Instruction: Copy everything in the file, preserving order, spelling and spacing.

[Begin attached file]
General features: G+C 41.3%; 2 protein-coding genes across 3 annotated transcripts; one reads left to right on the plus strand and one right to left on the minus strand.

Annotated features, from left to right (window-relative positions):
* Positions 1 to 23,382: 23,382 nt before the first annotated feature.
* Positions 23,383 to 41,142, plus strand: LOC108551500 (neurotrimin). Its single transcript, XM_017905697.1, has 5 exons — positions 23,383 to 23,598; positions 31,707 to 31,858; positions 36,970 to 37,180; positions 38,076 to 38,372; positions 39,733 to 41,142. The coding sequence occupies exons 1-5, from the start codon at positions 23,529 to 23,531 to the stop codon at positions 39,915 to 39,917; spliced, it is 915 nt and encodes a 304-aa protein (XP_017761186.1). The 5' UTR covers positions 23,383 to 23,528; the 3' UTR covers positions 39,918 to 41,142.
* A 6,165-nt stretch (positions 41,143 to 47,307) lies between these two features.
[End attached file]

General features: G+C 41.3%; 2 protein-coding genes across 3 annotated transcripts; one reads left to right on the plus strand and one right to left on the minus strand.

Annotated features, from left to right (window-relative positions):
* Positions 1 to 23,382: 23,382 nt before the first annotated feature.
* Positions 23,383 to 41,142, plus strand: LOC108551500 (neurotrimin). Its single transcript, XM_017905697.1, has 5 exons — positions 23,383 to 23,598; positions 31,707 to 31,858; positions 36,970 to 37,180; positions 38,076 to 38,372; positions 39,733 to 41,142. The coding sequence occupies exons 1-5, from the start codon at positions 23,529 to 23,531 to the stop codon at positions 39,915 to 39,917; spliced, it is 915 nt and encodes a 304-aa protein (XP_017761186.1). The 5' UTR covers positions 23,383 to 23,528; the 3' UTR covers positions 39,918 to 41,142.
* A 6,165-nt stretch (positions 41,143 to 47,307) lies between these two features.